It would be weird, on a site devoted to liturgy, not to mention the decision of Pope Francis to reverse the decisions of his predecessor, Pope Benedict XVI, on the use of the 1962 Latin Mass.

Yes, there are more urgent issues to address in the world today – liturgy regularly gets that criticism. Yes, it was a surprise only two days after a papal hospitalisation that was twice as long as anticipated.

But, here we have it:
Pope Francis’ Motu Proprio Traditionis Custodis, and
Pope Francis’ letter explaining his Motu Proprio

I probably don’t need to repeat the details here:
Pope Benedict XVI expanded the allowance of the 1962 Latin Mass (a variant of the Tridentine Latin Mass) by removing the need to have permission from the diocesan bishop.
Pope Francis has restored the need of the diocesan bishop’s permission; forbidden its use in parish churches; required those presiding to affirm Vatican II; and required anyone ordained from now on who want to use the 1962 Latin Mass to receive Vatican allowance (via his diocesan bishop).

The response, already on this site’s social media (here and here), has included that Pope Francis is a tyrant, that his decision will be undone in the future, and Pope Benedict will triumph.

When Pope Benedict was in charge, those who supported his decision(s) berated others for disobedience and disrespect to the papacy. That approach quickly dissipated when Francis sat on the Chair of Peter.

That Francis is correct, that use of this Latin Mass expresses and fosters disunity within Roman Catholicism cannot be denied. Users of this Latin Mass form a church within a church; with evangelical zeal and a strong sense of certainty; an extremely savvy online presence; a strong following of young people – young people who appreciate certainty in our uncertain, post-modern world; and thriving and growing priestly and religious-life vocations in a church that sees those graphs normally on the downward trend (complete with traditional habits many/most have discarded since Vatican II).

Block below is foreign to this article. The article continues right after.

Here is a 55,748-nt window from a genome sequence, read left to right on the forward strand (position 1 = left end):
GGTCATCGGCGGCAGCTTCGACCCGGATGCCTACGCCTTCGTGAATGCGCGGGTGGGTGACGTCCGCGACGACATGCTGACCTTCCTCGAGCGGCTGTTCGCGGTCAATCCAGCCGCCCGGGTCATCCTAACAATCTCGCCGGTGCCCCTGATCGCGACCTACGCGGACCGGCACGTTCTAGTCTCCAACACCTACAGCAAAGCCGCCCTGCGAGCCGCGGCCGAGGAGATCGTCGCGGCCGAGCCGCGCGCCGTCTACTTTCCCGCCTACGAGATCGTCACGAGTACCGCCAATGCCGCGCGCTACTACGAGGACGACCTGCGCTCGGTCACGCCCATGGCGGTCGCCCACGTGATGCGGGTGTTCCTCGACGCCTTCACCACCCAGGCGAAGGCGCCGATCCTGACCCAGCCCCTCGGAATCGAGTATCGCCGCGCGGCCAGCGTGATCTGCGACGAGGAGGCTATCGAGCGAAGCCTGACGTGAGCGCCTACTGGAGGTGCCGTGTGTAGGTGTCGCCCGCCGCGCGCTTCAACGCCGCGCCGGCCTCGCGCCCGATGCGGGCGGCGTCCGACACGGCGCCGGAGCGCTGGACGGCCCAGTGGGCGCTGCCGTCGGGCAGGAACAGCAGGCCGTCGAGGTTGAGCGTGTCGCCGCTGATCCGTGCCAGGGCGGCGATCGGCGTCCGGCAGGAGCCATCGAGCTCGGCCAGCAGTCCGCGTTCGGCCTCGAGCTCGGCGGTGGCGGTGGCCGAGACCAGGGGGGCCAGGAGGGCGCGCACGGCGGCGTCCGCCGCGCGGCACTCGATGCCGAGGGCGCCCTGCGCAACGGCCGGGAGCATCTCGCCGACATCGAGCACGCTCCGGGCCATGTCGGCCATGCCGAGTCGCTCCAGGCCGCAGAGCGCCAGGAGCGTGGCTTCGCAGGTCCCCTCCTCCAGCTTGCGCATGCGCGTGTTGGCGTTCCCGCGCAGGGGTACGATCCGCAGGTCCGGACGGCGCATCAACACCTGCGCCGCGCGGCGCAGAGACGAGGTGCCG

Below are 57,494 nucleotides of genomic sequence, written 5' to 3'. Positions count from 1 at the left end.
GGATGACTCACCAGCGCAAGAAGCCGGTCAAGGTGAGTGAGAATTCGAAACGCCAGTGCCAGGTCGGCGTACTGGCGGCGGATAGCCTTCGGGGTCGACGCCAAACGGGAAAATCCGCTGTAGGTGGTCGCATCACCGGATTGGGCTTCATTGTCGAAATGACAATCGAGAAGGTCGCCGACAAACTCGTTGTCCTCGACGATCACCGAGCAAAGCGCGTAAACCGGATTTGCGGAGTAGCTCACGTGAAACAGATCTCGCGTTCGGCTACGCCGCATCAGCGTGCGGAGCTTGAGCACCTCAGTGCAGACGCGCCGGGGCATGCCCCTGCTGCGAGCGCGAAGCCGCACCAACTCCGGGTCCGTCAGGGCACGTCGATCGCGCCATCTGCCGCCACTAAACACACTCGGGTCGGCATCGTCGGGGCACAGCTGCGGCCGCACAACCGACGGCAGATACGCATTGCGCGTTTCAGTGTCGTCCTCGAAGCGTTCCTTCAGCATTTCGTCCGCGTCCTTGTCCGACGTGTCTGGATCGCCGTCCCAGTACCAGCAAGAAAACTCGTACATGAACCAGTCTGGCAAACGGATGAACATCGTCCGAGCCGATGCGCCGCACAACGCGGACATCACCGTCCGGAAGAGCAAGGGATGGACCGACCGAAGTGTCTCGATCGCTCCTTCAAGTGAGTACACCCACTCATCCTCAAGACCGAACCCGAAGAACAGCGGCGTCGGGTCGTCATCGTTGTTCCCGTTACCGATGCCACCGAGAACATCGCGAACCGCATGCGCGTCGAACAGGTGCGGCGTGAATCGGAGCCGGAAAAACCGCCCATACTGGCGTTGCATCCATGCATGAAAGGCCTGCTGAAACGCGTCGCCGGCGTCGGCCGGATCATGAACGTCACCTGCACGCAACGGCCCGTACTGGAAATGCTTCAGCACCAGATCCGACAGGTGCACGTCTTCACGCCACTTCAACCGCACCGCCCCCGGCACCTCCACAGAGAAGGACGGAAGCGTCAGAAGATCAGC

Pope Francis may be understood as devolving authority from the Vatican to local contexts, often as understood by Vatican II, but in this case, underneath the seeming devolution back to diocesan bishops, there is a strong increase in papal power: yes, the diocesan bishop may give permission, but Pope Francis has severely limited how a bishop may give permission. This is a surprising ecclesiological shift: in this case, bishops are clearly branch delegates of the pope.

Pope Francis regularly condemns clericalism, but again, underneath this decision is an understanding that the Latin Mass is a clergy-driven movement. From where I sit, that may not be the case. It may very well be (at least as much) a lay-driven movement. By preventing such laity from participating in the Latin Mass they yearn for, is this not clericalism?

Down here, Christchurch, New Zealand, regarded by many as progressively Vatican II in approach, has a number of Latin-Mass communities, including religious orders with that central to their charism. It will take time to see how, in practice, this all settles down into reality – here and elsewhere.

Recently, the first time in church history – the 70th anniversary of the ordination to the priesthood of Pope Benedict XVI – was a low-key affair, probably missed by many/most. One wonders what Benedict makes of the undoing of one of his signature decisions.

Also, I wonder how many noticed the date of Francis’ Motu Proprio decision – 16 July is the date when East and West went into schism in 1054, a schism that has never been healed and shows no sign of being reparable.


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